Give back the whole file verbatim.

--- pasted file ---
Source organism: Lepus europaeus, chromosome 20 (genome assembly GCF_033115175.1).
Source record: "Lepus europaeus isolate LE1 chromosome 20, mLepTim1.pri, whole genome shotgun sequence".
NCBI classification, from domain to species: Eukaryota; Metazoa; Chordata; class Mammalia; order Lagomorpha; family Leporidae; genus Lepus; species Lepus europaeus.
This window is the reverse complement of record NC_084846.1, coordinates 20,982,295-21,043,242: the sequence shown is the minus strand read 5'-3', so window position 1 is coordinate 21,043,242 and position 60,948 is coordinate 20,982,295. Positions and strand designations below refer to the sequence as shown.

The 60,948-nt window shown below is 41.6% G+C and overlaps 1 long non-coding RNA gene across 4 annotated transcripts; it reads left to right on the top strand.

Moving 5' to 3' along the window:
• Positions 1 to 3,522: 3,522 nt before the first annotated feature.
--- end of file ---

Source organism: Lepus europaeus, chromosome 20 (genome assembly GCF_033115175.1).
Source record: "Lepus europaeus isolate LE1 chromosome 20, mLepTim1.pri, whole genome shotgun sequence".
NCBI classification, from domain to species: Eukaryota; Metazoa; Chordata; class Mammalia; order Lagomorpha; family Leporidae; genus Lepus; species Lepus europaeus.
This window is the reverse complement of record NC_084846.1, coordinates 20,982,295-21,043,242: the sequence shown is the minus strand read 5'-3', so window position 1 is coordinate 21,043,242 and position 60,948 is coordinate 20,982,295. Positions and strand designations below refer to the sequence as shown.

The 60,948-nt window shown below is 41.6% G+C and overlaps 1 long non-coding RNA gene across 4 annotated transcripts; it reads left to right on the top strand.

Moving 5' to 3' along the window:
• Positions 1 to 3,522: 3,522 nt before the first annotated feature.